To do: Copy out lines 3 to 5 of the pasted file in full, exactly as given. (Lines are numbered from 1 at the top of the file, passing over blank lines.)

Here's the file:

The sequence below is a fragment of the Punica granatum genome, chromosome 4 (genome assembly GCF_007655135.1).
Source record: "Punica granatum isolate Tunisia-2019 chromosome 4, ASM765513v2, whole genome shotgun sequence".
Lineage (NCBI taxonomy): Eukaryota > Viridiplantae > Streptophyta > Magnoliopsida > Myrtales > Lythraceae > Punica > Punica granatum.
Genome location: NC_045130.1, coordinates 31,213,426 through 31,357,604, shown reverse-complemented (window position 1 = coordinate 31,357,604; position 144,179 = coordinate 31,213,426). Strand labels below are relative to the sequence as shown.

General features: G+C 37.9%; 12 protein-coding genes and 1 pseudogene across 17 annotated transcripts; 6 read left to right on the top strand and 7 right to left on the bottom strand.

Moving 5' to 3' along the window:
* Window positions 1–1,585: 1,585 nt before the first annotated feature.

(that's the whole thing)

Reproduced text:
Lineage (NCBI taxonomy): Eukaryota > Viridiplantae > Streptophyta > Magnoliopsida > Myrtales > Lythraceae > Punica > Punica granatum.
Genome location: NC_045130.1, coordinates 31,213,426 through 31,357,604, shown reverse-complemented (window position 1 = coordinate 31,357,604; position 144,179 = coordinate 31,213,426). Strand labels below are relative to the sequence as shown.

General features: G+C 37.9%; 12 protein-coding genes and 1 pseudogene across 17 annotated transcripts; 6 read left to right on the top strand and 7 right to left on the bottom strand.